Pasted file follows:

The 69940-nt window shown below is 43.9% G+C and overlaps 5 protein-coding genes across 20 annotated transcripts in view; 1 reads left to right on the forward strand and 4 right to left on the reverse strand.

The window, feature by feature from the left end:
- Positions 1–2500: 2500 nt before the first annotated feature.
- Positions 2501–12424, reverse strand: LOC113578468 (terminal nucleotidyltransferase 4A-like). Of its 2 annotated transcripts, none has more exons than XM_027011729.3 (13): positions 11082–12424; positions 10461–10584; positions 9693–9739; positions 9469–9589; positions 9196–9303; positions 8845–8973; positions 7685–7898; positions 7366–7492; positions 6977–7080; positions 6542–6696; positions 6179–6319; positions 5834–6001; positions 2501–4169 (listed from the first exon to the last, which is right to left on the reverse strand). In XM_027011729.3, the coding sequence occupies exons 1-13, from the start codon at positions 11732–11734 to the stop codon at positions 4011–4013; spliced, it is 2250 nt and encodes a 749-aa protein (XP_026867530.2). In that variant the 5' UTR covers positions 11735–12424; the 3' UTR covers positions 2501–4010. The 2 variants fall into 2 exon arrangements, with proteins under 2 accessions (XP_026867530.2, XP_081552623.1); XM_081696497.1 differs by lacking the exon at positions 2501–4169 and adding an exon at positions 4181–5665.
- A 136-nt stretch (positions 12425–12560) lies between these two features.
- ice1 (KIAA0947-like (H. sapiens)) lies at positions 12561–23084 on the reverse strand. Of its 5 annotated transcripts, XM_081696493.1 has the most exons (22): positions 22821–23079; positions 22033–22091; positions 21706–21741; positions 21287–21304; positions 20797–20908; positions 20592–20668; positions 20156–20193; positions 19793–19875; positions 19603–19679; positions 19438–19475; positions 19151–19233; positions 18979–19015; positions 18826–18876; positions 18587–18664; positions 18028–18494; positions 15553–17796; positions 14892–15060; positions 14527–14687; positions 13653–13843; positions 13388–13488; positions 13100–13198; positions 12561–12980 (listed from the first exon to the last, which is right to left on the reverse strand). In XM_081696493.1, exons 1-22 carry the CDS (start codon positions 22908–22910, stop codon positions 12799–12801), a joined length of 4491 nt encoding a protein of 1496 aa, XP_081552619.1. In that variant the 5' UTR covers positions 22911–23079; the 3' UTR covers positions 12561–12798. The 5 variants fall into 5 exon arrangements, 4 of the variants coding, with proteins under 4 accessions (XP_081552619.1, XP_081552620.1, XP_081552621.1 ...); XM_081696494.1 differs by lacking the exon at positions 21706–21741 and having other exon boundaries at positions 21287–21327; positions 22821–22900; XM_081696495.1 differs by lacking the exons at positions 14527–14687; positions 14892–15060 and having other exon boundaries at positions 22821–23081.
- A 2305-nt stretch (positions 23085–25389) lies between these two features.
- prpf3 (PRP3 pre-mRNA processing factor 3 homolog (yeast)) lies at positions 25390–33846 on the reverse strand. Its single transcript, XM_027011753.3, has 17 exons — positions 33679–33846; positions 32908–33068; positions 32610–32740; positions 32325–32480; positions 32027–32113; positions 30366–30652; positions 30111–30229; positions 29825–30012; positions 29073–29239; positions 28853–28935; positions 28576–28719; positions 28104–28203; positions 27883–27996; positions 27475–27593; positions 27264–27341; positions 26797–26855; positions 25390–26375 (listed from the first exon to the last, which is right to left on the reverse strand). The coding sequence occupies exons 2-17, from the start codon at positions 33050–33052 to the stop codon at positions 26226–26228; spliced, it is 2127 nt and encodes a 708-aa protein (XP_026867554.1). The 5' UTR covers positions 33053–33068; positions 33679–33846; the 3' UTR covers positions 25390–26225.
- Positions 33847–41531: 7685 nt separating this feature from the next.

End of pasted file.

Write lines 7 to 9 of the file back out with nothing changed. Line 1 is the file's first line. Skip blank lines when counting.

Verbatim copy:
- A 2305-nt stretch (positions 23085–25389) lies between these two features.
- prpf3 (PRP3 pre-mRNA processing factor 3 homolog (yeast)) lies at positions 25390–33846 on the reverse strand. Its single transcript, XM_027011753.3, has 17 exons — positions 33679–33846; positions 32908–33068; positions 32610–32740; positions 32325–32480; positions 32027–32113; positions 30366–30652; positions 30111–30229; positions 29825–30012; positions 29073–29239; positions 28853–28935; positions 28576–28719; positions 28104–28203; positions 27883–27996; positions 27475–27593; positions 27264–27341; positions 26797–26855; positions 25390–26375 (listed from the first exon to the last, which is right to left on the reverse strand). The coding sequence occupies exons 2-17, from the start codon at positions 33050–33052 to the stop codon at positions 26226–26228; spliced, it is 2127 nt and encodes a 708-aa protein (XP_026867554.1). The 5' UTR covers positions 33053–33068; positions 33679–33846; the 3' UTR covers positions 25390–26225.
- Positions 33847–41531: 7685 nt separating this feature from the next.